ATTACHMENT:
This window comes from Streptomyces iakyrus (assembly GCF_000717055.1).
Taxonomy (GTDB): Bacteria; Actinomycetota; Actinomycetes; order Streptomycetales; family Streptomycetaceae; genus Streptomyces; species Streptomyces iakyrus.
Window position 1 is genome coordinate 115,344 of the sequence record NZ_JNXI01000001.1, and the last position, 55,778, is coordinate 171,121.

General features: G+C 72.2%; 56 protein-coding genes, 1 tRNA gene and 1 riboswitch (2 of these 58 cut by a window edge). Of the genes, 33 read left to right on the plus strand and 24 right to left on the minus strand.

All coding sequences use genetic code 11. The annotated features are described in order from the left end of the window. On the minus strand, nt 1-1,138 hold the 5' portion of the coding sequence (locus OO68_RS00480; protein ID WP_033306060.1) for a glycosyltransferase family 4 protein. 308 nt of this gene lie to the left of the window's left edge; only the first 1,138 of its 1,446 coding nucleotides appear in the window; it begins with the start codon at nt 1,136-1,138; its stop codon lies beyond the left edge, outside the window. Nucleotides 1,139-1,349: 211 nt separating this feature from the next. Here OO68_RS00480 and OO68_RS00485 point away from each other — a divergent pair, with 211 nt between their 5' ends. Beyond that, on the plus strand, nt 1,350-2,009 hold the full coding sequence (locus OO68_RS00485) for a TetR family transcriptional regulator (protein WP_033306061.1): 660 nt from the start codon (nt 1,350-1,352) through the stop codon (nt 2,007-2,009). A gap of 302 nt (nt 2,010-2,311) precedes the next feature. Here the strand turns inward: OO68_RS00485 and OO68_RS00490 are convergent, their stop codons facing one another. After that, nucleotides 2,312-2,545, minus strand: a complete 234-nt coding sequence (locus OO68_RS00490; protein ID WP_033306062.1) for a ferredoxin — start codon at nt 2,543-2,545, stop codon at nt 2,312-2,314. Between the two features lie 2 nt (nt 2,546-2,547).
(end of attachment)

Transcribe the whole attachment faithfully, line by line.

This window comes from Streptomyces iakyrus (assembly GCF_000717055.1).
Taxonomy (GTDB): Bacteria; Actinomycetota; Actinomycetes; order Streptomycetales; family Streptomycetaceae; genus Streptomyces; species Streptomyces iakyrus.
Window position 1 is genome coordinate 115,344 of the sequence record NZ_JNXI01000001.1, and the last position, 55,778, is coordinate 171,121.

General features: G+C 72.2%; 56 protein-coding genes, 1 tRNA gene and 1 riboswitch (2 of these 58 cut by a window edge). Of the genes, 33 read left to right on the plus strand and 24 right to left on the minus strand.

All coding sequences use genetic code 11. The annotated features are described in order from the left end of the window. On the minus strand, nt 1-1,138 hold the 5' portion of the coding sequence (locus OO68_RS00480; protein ID WP_033306060.1) for a glycosyltransferase family 4 protein. 308 nt of this gene lie to the left of the window's left edge; only the first 1,138 of its 1,446 coding nucleotides appear in the window; it begins with the start codon at nt 1,136-1,138; its stop codon lies beyond the left edge, outside the window. Nucleotides 1,139-1,349: 211 nt separating this feature from the next. Here OO68_RS00480 and OO68_RS00485 point away from each other — a divergent pair, with 211 nt between their 5' ends. Beyond that, on the plus strand, nt 1,350-2,009 hold the full coding sequence (locus OO68_RS00485) for a TetR family transcriptional regulator (protein WP_033306061.1): 660 nt from the start codon (nt 1,350-1,352) through the stop codon (nt 2,007-2,009). A gap of 302 nt (nt 2,010-2,311) precedes the next feature. Here the strand turns inward: OO68_RS00485 and OO68_RS00490 are convergent, their stop codons facing one another. After that, nucleotides 2,312-2,545, minus strand: a complete 234-nt coding sequence (locus OO68_RS00490; protein ID WP_033306062.1) for a ferredoxin — start codon at nt 2,543-2,545, stop codon at nt 2,312-2,314. Between the two features lie 2 nt (nt 2,546-2,547).